Thursday, March 29, 2007

Reflections after an Estate Sale. Volume I

When I close my eyes, I can still see the faded eight by ten photograph:

The photo was yellowed and faint, almost ghostly like a kind apparition. A simple photo, an enlargement of a place somewhere in time: a little grove of shady trees. Pecan? Peach? A sweet grassy “picnic-y” spot. You could almost smell the pure air, sweetened by an infusion of green life warming in the sun. You could faintly hear the little delicate leaves of this peaceful grove fluttering in the air. No one stood in the photo with a half wincing grin from the sun overhead. It was simply just a photo of a special nostalgic PLACE.

Was this place a view from the front porch of a childhood home? Was it a view from a relative’s back veranda, or was it only a haphazard snapshot of a beautiful scene that the viewer just had to preserve by taking a picture? This photo, permanently screwed into the corner cupboard of the breakfast nook, told so much about the owner of this little 40’s waterfront house. When I walk through an estate sale, some houses, of some folks, feel as though you are walking through the owner’s soul. This old tattered photo WAS the owner’s soul.

What a perfect spot to permanently hang the five and dime store framed photo. When he, I’m pretty sure it was a he, (would a woman screw a framed-photo into the side of her juice-glass cupboard?), sat perched upon his regal red vinyl and chrome bar stool throne, to the left of his photo icon, he could see everything in his world:

Across the yellow breakfast bar his Florida wife in her cherry-printed cotton day dress poured another glass of fresh squeezed orange juice. Beyond the lively kitchen he could see through the turquoise washroom and out the dust-caked window into the shell-paved driveway. Just to the left of that he could see down the rogue’s gallery hallway, and over the Spanish Gothic dining room and across the blue chintz davenport and out the wrought iron framed front picture window. Through this window he could watch the golden palms sway and the hot and tired salesmen come-a-calling.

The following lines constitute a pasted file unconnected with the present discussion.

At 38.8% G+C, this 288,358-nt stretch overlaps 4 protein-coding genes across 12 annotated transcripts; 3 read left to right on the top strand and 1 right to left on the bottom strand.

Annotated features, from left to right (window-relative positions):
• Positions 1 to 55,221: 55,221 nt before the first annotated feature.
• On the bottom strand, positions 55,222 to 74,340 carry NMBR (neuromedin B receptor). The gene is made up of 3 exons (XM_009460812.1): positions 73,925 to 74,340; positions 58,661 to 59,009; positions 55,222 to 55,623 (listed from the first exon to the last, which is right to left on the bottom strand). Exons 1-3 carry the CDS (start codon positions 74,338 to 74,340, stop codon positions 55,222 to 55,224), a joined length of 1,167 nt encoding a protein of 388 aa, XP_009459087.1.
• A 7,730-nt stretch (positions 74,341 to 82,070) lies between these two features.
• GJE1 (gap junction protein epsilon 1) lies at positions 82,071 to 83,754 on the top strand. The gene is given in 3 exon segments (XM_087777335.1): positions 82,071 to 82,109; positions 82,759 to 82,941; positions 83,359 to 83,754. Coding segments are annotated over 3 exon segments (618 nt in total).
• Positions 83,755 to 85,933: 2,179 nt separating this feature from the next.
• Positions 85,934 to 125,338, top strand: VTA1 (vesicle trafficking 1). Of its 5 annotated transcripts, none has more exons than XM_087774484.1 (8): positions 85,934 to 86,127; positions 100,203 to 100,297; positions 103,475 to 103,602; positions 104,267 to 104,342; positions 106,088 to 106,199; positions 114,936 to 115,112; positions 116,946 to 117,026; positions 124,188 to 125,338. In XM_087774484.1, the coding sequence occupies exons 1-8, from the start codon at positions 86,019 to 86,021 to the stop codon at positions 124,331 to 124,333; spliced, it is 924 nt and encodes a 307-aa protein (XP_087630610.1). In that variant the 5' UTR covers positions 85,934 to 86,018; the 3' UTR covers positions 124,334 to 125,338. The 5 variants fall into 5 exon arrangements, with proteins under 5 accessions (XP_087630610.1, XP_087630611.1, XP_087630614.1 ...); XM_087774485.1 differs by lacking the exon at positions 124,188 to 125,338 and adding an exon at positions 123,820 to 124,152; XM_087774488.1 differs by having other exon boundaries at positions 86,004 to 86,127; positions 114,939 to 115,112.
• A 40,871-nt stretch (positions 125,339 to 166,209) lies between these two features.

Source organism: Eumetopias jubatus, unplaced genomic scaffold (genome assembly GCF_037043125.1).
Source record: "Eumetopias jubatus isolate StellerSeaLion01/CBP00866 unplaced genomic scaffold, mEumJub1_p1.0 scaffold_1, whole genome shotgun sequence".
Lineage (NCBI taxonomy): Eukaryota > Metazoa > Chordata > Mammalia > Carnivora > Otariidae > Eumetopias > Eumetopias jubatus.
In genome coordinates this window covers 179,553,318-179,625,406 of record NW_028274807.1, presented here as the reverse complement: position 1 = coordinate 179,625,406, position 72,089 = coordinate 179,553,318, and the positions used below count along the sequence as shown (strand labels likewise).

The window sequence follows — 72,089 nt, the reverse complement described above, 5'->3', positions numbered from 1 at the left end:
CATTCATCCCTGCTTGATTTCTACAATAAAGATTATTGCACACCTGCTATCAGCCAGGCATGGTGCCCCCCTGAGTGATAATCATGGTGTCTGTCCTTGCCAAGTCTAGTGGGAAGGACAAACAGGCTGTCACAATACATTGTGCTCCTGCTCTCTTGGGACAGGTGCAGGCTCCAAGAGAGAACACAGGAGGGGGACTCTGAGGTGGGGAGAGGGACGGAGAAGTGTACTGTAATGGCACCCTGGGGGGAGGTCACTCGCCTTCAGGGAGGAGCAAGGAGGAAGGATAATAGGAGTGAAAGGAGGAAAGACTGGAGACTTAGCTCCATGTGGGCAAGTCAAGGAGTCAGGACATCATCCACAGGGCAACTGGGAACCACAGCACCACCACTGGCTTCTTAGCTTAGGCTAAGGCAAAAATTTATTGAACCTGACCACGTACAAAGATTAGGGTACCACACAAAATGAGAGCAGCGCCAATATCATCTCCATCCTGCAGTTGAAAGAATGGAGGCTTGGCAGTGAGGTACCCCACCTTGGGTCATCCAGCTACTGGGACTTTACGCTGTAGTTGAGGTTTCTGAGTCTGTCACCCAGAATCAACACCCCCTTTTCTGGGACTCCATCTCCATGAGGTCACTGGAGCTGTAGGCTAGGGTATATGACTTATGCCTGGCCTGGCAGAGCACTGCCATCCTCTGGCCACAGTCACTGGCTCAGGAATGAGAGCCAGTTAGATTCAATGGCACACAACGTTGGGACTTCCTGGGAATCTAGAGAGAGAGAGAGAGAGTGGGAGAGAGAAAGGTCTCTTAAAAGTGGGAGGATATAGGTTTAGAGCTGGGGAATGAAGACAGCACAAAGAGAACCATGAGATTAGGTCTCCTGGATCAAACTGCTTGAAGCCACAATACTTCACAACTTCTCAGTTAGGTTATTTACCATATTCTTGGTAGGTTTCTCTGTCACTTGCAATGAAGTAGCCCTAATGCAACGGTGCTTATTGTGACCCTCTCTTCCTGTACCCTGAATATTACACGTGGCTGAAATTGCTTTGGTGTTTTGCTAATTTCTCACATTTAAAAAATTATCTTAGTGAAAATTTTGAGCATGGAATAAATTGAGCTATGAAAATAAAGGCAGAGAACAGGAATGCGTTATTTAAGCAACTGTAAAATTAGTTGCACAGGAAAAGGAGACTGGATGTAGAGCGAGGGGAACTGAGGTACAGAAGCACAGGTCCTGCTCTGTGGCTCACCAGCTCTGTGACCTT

To his immediate left, he could gaze across the cluttered entertainment room, over the dusty piano and tattered record collection, and peer into his hibiscus bark-cloth draped bedroom. Directly behind him, the morning sun melted through the huge crank windows of his simple, yet elegant bay front vista. With just a tilt of his head he could absorb the beauty of the panoramic green lawn graced with blue heron and sprinkled with wild dandelions and sea-salted dew.

In the middle of all his glory, in the catbird seat of his life, at his right, at perfect eye level, his little sturdy icon of some far away grove captured his eyes, his gaze, his thoughts and dreams every day, every morning, while he sipped his fresh squeezed juice and sifted through the morning news.

Do I have an icon of a visual memory in my home that holds so much power? That captures my gaze everyday? Or maybe, do I have a little memory tucked away in the folds of my brain that compares to the faded photo of this shady grove?

I close my eyes, attempting to recall a place like this, a place that has so much power for me. But really, I travel somewhere deeper. In my life, I see, experience and create memories either alone, or with my family, that hold the power of that photograph. I think wouldn’t it be great, or is it some kind of guru power or spiritual grace that allows one to live nostalgia now. Is it possible to never have a past filled with memories of shady groves, but to exist only now in that peaceful shady grove. How can I every day, how can I wear the feeling and transcend that photograph.

Writing this, in a way, is a bit of a tribute to a man who had a beautiful memory, and he was lucky enough to capture a photo of it, of this shady, peaceful and lovely sun-lit grove, and he was also able to enjoy this memory every day. Maybe, once, maybe twice, maybe more, this photo helped remind the owner that this special place of peace and serenity, existed not only in his past, but still was present now, here in his beautiful world, all around him.

When I drove away from this man’s house, his entire life exposed to the world in a riotous estate sale of pilferers and plunderers, I am left with such a melancholy longing to know more about the little photo and the creative and passionate owner. I drive past the realty signs and wonder about who will posses this seventy-year-old home and how it will feel to the new owners when they have to remove the little shady grove icon from the cupboard. Will they see or feel what I saw? Will the faded photo hold as much power for them as it did me? I wonder.



Post a Comment

<< Home

Tuesday, March 13, 2007

Nouveau Tees, now on Myspace

After sleeping for 3 days to recover from creating my NouveauTees myspace Page, :)
Just posting here on my Urban Huntress to let my friends know that "It is Finished."

Wow, thanks to for some great tips and pointers on coding. Here is my Myspace link for Nouveau Tees:

You can swing on over to The Absinthe Room's page on myspace at:


Post a Comment

<< Home